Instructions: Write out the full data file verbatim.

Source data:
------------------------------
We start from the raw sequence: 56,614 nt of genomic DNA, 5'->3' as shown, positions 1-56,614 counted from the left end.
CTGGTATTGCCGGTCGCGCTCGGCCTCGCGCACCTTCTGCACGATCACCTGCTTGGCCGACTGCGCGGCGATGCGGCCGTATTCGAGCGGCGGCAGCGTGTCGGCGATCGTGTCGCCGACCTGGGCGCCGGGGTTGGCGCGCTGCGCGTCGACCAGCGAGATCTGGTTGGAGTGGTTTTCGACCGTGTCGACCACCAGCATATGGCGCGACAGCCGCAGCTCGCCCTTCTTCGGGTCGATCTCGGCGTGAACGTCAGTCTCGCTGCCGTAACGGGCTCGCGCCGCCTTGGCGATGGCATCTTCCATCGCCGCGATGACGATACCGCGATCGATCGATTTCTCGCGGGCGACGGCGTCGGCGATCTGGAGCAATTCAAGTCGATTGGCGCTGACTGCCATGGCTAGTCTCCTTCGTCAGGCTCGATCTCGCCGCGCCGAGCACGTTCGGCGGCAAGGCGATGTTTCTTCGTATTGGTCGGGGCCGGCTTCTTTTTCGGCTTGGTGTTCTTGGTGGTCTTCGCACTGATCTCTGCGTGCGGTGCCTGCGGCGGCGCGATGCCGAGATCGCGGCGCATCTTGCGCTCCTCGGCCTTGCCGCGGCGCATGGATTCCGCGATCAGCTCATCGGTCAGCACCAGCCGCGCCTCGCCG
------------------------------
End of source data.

We start from the raw sequence: 56,614 nt of genomic DNA, 5'->3' as shown, positions 1-56,614 counted from the left end.
CTGGTATTGCCGGTCGCGCTCGGCCTCGCGCACCTTCTGCACGATCACCTGCTTGGCCGACTGCGCGGCGATGCGGCCGTATTCGAGCGGCGGCAGCGTGTCGGCGATCGTGTCGCCGACCTGGGCGCCGGGGTTGGCGCGCTGCGCGTCGACCAGCGAGATCTGGTTGGAGTGGTTTTCGACCGTGTCGACCACCAGCATATGGCGCGACAGCCGCAGCTCGCCCTTCTTCGGGTCGATCTCGGCGTGAACGTCAGTCTCGCTGCCGTAACGGGCTCGCGCCGCCTTGGCGATGGCATCTTCCATCGCCGCGATGACGATACCGCGATCGATCGATTTCTCGCGGGCGACGGCGTCGGCGATCTGGAGCAATTCAAGTCGATTGGCGCTGACTGCCATGGCTAGTCTCCTTCGTCAGGCTCGATCTCGCCGCGCCGAGCACGTTCGGCGGCAAGGCGATGTTTCTTCGTATTGGTCGGGGCCGGCTTCTTTTTCGGCTTGGTGTTCTTGGTGGTCTTCGCACTGATCTCTGCGTGCGGTGCCTGCGGCGGCGCGATGCCGAGATCGCGGCGCATCTTGCGCTCCTCGGCCTTGCCGCGGCGCATGGATTCCGCGATCAGCTCATCGGTCAGCACCAGCCGCGCCTCGCCG